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You have in your pocket a set of U.S. coins.1
Using these coins you can count out a face-value total2 of exactly $96¢$, $97¢$, $98¢$, or $99¢$, using exactly the minimum number of coins possible for each of those respective amounts.
Moreover, you have only the minimum number of coins in your pocket for which the above is possible.

  • How many coins are in your pocket?
  • What denominations are they?
  • With what minimal set of these coins can you count out exactly 96¢?
  • With what minimal set of these coins can you count out exactly 97¢?
  • With what minimal set of these coins can you count out exactly 98¢?
  • With what minimal set of these coins can you count out exactly 99¢?

1 Limited to real, circulated currency coins issued by the United States Mint.
2 Mis-struck, old, or otherwise rare coins may be more valuable than the coin's stated face value;
    for this puzzle we ignore this, and only use the stated face values of the coins when determining "value".

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  • 4
    $\begingroup$ For those not from the U.S. (such as myself), what are the possible values of U.S. coins? $\endgroup$ – Volatility Dec 21 '16 at 11:28
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    $\begingroup$ here's a list $\endgroup$ – Beastly Gerbil Dec 21 '16 at 11:38
  • $\begingroup$ You also have 1$ coin (not that it is of any help here). $\endgroup$ – Matsmath Dec 21 '16 at 11:39
  • $\begingroup$ Amazing. 5 people so far have found this puzzle good enough to answer but not good enough to ^vote while at it. $\endgroup$ – humn Dec 21 '16 at 12:12
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    $\begingroup$ @humn Why should people upvote just because they leave an answer? $\endgroup$ – Bungicasse Dec 21 '16 at 12:13
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If we interpret

"circulated currency" as "in circulation at some point in time, not necessarily now",

then we can have

6 coins: 50c, 25c, 20c, 3c, 2c, and a 1c.

Using these, you can get the appropriate values by

counting the 50c, 25c, and 20c pieces, and then
- 1c for 96c
- 2c for 97c
- 3c for 98c
- 3c and 1c for 99c

which adheres to the rule that each of the values can be made by the minimum number of coins.

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  • $\begingroup$ Oh man that list of U.S. coins from @Beastly Gerbil threw me off. Good find tho. $\endgroup$ – Bungicasse Dec 21 '16 at 12:16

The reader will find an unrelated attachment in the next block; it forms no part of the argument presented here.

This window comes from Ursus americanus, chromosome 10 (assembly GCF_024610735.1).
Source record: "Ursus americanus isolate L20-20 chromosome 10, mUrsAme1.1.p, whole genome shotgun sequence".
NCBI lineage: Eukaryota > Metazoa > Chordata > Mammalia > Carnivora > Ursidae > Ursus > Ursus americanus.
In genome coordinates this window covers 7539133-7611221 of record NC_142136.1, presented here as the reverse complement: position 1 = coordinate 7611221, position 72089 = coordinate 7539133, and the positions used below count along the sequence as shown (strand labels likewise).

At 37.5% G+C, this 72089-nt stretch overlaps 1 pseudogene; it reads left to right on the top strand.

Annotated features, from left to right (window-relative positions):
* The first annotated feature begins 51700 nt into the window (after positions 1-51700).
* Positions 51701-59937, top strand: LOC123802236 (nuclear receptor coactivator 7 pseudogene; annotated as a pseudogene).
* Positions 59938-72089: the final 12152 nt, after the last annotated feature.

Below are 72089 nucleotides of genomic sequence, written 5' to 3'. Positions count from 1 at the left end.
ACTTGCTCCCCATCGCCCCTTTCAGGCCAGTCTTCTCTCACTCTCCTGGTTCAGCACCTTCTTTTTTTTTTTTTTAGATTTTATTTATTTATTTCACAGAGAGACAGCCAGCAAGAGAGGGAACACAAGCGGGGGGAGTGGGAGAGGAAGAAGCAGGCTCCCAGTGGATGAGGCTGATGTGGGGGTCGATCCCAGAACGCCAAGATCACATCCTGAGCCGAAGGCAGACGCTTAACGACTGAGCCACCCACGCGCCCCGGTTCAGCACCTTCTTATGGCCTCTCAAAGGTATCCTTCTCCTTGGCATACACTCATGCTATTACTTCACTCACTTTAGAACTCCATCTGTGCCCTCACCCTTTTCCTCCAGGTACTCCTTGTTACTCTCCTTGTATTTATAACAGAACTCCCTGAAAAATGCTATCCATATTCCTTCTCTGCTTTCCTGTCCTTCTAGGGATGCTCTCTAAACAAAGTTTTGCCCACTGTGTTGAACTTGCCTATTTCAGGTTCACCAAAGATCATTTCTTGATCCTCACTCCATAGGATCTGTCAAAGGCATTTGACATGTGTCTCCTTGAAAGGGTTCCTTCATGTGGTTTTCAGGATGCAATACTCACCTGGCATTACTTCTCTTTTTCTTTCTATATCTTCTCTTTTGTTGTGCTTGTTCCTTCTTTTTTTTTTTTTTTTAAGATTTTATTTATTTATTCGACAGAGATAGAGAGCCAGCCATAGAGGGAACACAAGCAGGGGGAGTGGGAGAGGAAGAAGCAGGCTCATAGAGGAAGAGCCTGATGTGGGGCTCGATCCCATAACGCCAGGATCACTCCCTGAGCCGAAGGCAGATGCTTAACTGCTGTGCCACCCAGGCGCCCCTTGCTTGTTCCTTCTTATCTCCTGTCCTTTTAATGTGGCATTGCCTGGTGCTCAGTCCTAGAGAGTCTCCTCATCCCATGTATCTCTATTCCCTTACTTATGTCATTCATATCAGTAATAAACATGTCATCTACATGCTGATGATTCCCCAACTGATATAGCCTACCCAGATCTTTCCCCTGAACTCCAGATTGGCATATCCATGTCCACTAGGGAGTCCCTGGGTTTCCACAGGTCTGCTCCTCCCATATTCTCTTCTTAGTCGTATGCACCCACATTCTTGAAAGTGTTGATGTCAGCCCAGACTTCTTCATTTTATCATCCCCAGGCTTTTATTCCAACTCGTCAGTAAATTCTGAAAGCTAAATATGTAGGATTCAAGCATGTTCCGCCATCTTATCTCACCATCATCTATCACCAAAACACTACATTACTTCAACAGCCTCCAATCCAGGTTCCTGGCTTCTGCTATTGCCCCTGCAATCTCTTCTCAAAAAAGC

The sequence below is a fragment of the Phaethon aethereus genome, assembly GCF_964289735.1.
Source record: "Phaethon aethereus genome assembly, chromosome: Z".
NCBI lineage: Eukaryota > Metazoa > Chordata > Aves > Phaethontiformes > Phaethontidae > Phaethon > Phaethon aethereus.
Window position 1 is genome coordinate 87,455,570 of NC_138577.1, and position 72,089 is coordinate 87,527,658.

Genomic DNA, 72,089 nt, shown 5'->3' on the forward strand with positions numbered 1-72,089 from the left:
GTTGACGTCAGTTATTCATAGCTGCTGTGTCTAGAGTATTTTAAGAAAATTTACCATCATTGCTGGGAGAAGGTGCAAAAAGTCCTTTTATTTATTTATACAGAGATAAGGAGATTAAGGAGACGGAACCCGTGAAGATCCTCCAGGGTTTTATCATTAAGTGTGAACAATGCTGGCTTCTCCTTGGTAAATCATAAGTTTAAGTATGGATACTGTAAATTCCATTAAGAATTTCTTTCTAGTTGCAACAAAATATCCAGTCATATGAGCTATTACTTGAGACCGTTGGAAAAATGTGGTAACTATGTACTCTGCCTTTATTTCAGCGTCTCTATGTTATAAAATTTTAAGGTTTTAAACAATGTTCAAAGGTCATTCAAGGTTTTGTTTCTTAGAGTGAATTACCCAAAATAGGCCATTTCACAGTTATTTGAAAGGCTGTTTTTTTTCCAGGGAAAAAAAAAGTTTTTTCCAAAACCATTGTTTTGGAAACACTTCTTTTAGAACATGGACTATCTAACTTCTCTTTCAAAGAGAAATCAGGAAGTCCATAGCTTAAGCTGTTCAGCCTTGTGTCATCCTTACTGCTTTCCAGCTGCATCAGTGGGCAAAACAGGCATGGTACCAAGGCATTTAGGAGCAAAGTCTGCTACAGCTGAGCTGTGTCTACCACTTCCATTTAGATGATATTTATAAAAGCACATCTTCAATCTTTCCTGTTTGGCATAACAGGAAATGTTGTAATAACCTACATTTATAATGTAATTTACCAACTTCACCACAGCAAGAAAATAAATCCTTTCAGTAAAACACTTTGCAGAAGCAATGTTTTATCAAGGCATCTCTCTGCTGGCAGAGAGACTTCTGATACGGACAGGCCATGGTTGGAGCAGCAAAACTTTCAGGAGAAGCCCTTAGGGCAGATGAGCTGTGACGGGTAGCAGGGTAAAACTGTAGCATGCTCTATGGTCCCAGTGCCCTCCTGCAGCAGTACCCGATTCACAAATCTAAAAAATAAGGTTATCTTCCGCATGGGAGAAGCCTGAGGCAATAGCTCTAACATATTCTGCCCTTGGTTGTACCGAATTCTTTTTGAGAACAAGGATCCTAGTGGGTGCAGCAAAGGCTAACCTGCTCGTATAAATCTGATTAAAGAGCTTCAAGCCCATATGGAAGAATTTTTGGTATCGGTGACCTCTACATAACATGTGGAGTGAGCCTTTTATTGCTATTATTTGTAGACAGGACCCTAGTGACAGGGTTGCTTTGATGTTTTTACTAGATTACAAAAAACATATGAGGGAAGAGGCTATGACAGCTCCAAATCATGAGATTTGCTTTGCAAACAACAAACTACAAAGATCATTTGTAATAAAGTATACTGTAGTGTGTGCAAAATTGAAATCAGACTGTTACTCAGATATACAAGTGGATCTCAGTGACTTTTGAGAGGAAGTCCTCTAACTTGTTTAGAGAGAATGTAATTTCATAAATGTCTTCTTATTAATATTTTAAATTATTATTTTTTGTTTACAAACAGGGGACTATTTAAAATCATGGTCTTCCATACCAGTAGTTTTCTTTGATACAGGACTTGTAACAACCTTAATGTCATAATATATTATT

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From the set of coins

{4x 1c, 2x 10c, 1x 25c, 1x 50c}

you can get

(2x10+25+50)c=95c

So adding up the required number of 1c coin(s) will give you 96c, 97c, 98c, and 99c. These are optimal.

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  • $\begingroup$ Not optimal; you can do better than this. $\endgroup$ – Rubio Dec 21 '16 at 11:39
  • $\begingroup$ So it is a trick question then :(. I am deeply disappointed. $\endgroup$ – Matsmath Dec 21 '16 at 11:40
  • $\begingroup$ There is more to it than the glaringly obvious, or it wouldn't be worth asking. $\endgroup$ – Rubio Dec 21 '16 at 11:42
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    $\begingroup$ @humn just cause you answer a puzzle, doesn't mean you have to upvote it. It might be a rubbish puzzle! (Not saying this one is) $\endgroup$ – Beastly Gerbil Dec 21 '16 at 12:02
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    $\begingroup$ @humn, fair point. I firmly believe in the principle, that users vote for whatever reasons. I might vote up a post on sunny days, otherwise I might just leave it alone. $\endgroup$ – Matsmath Dec 21 '16 at 14:31
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More of a lateral-thinking approach:

enter image description here Where the minus is created from any coin put on its edge and number of pennies is 1, 2, 3 or 4.

So we use

6 coins: 1 dollar, 4x 1 cent and 1 any coin

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  • $\begingroup$ lateral-thinking is quite deliberately absent here. Sorry. $\endgroup$ – Rubio Dec 21 '16 at 12:14

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